Hang 'Em High (1968)

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    Information from IMDb

    Plot Summary
    When an innocent man barely survives a lynching,
    he returns as a lawman determined to bring the vigilantes to justice.

    Full Cast
    Clint Eastwood ... Marshal Jed Cooper
    Inger Stevens ... Rachel Warren
    Ed Begley ... Captain Wilson, Cooper Hanging Party
    Pat Hingle ... Judge Fenton
    Ben Johnson ... Marshal Dave Bliss
    Charles McGraw ... Sheriff Ray Calhoun, Red Creek
    Ruth White ... Madame 'Peaches' Sophie
    Bruce Dern ... Miller, One of the 3 rustlers, and murderer
    Alan Hale Jr. ... Matt Stone, Cooper Hanging Party
    Arlene Golonka ... Jennifer, the Prostitute
    James Westerfield ... Prisoner
    Dennis Hopper ... The Prophet
    L.Q. Jones ... Loomis, Cooper Hanging Party
    Michael O'Sullivan ... Francis Elroy Duffy, Prisoner
    Joseph Sirola ... Reno, Cooper Hanging Party
    James MacArthur ... The Preacher
    Bob Steele ... Jenkins, Cooper Hanging Party
    Bert Freed ... Schmidt, the Hangman
    Russell Thorson ... Maddow, Cooper Hanging Party (as Russell Thorsen)
    Ned Romero ... Charlie Blackfoot, Cooper Hanging Party
    Jonathan Goldsmith ... Tommy, Cooper Hanging Party (as Jonathan Lippe)
    Richard Gates ... Ben, Billy Joe's Brother (as Rick Gates)
    Bruce Scott ... Billy Joe, Ben's Brother
    Richard Guizon
    Tod Andrews ... Defense Attorney
    Mark Lenard ... Prosecutor
    Roy Glenn ... Guard
    Paul Sorensen ... Prisoner on Scaffold (as Paul Sorenson)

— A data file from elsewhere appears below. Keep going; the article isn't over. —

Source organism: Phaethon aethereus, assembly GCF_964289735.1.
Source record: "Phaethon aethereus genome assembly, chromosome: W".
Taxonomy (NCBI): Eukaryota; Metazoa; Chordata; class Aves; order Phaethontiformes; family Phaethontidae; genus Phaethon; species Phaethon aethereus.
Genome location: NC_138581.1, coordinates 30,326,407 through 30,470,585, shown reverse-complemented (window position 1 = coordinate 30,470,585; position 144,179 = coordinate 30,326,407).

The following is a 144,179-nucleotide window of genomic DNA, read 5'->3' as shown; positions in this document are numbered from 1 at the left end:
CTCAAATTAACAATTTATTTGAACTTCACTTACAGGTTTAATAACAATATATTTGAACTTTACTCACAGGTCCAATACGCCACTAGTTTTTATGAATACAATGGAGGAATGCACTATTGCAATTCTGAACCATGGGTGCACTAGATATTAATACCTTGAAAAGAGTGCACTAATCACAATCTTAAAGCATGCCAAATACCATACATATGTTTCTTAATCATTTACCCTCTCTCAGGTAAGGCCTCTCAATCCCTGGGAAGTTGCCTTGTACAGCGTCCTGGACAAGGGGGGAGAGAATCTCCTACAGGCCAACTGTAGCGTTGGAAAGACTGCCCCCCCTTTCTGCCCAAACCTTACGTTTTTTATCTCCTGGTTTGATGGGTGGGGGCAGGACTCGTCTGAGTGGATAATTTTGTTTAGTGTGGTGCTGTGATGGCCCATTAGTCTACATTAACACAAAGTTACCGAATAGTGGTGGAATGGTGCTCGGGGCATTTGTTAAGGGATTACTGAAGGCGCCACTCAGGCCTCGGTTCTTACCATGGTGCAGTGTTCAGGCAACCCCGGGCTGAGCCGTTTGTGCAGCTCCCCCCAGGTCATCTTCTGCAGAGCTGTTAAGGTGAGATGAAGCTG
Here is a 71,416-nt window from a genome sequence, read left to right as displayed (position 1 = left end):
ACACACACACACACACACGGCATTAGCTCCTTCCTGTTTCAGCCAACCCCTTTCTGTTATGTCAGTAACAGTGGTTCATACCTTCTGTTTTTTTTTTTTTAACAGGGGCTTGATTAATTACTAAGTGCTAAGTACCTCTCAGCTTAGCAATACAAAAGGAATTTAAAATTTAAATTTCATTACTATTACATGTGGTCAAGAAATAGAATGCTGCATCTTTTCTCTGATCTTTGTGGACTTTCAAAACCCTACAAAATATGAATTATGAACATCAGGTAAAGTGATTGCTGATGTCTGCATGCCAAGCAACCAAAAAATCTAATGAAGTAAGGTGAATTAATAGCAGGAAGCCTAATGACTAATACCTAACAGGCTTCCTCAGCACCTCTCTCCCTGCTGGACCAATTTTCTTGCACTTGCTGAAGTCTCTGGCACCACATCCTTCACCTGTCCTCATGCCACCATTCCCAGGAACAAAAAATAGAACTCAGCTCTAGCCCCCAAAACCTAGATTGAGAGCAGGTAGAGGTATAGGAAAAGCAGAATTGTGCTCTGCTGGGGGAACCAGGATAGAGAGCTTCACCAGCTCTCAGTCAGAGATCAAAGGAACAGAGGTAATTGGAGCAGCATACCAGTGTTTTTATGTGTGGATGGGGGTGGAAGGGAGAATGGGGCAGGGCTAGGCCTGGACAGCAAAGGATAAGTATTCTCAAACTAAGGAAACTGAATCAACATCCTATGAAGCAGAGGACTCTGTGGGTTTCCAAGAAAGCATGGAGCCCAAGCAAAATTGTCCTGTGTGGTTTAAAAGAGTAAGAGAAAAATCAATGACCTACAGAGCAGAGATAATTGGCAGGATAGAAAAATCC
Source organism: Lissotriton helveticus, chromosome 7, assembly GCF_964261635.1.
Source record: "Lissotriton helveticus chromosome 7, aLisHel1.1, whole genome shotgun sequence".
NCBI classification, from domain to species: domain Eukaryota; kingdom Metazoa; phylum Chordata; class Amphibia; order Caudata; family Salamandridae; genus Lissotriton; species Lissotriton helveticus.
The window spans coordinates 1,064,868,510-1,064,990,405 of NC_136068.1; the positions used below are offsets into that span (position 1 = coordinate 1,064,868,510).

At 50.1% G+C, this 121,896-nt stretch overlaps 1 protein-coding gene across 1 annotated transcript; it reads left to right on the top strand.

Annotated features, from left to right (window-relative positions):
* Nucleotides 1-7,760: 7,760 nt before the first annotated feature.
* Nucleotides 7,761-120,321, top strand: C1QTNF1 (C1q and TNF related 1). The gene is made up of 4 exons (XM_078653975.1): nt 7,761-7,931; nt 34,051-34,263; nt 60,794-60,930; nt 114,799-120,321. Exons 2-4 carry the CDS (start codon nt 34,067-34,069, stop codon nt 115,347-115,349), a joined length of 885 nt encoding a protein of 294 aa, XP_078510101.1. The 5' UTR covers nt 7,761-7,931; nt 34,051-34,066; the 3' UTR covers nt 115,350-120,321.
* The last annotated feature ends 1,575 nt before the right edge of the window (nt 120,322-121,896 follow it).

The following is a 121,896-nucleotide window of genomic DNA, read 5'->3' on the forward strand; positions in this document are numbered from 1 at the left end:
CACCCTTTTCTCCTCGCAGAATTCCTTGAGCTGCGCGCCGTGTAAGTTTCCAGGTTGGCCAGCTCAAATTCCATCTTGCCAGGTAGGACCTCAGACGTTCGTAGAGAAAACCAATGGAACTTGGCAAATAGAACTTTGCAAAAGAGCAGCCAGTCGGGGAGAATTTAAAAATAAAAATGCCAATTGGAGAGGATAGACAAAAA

Richard Angarola
    Larry J. Blake ... Prisoner in Compound (as Larry Blake)
    Ted Thorpe
    Robert Jones
    Barry Cahill
    John Wesley ... Guard
    Dennis Dengate
    Bill Zuckert ... Sheriff
    Hal England ... Brother
    Robert Williams ... Elwood the Gravedigger (as Robert B. Williams)
    Tony Di Milo (as Tony di Milo)
    John Cochran ... Jailer (uncredited)
    Herbert Ellis ... Swede (uncredited)
    Jack Ging ... Marshal Ace Hayes (uncredited)
    Tammy Locke ... Walking in town with family and Little girl in wagon with family (uncredited)
    Harvey Parry ... Prisoner in Wagon (uncredited)
    Hank Robinson ... Deputy Outside Sheriff's Office (uncredited)
    Jeffrey Sayre ... Townsman (uncredited)

    Writing Credits
    Leonard Freeman
    Mel Goldberg

    Leonard Freeman .... producer
    Irving L. Leonard .... associate producer (as Irving Leonard)
    Robert Stambler .... supervising producer

    Original Music
    Dominic Frontiere

    Richard H. Kline
    Leonard J. South

    Sergio Leone was approached to direct this film, but he turned it down since he was working on Once Upon a Time in the West (1968) at the time.

    The first film produced by Clint Eastwood's Malpaso Company.

    Reportedly, producer Leonard Freeman clashed with director Ted Post during production. One day Freeman showed up on the set, issuing orders and taking charge. Post wanted to confront him, but Clint Eastwood intervened. Eastwood spoke to Freeman, and Freeman left the set and didn't return. What he said was, "If you show up on this set again, there won't be a set ... won't be a cast, won't be a crew."

    CASTLE THUNDER: Heard several times during the rain after Jed and Rachel's picnic.

    The character of Judge Adam Fenton was based in part on Judge Isaac Parker whose federal court in Fort Smith, Arkansas had jurisdiction over the Oklahoma and Indian Territories.

    Clint Eastwood turned down a part in the big budget film Mackenna's Gold (1969) to make this film instead.

    United Artists executives suggested experienced action film directors like 'John Sturgis' and 'Robert Aldrich', but Clint Eastwood gave the director's reins to Ted Post, who had directed twenty-four episodes of "Rawhide" (1959) and was very good at dialogue. Co-stars Charles McGraw, 'Ed Begly', Bruce Dern, and Pat Hingle had all appeared in "Rawhide" episodes directed by Post.

    * Crew or equipment visible: The shadow of the cameraman as Jed Cooper walks into the saloon.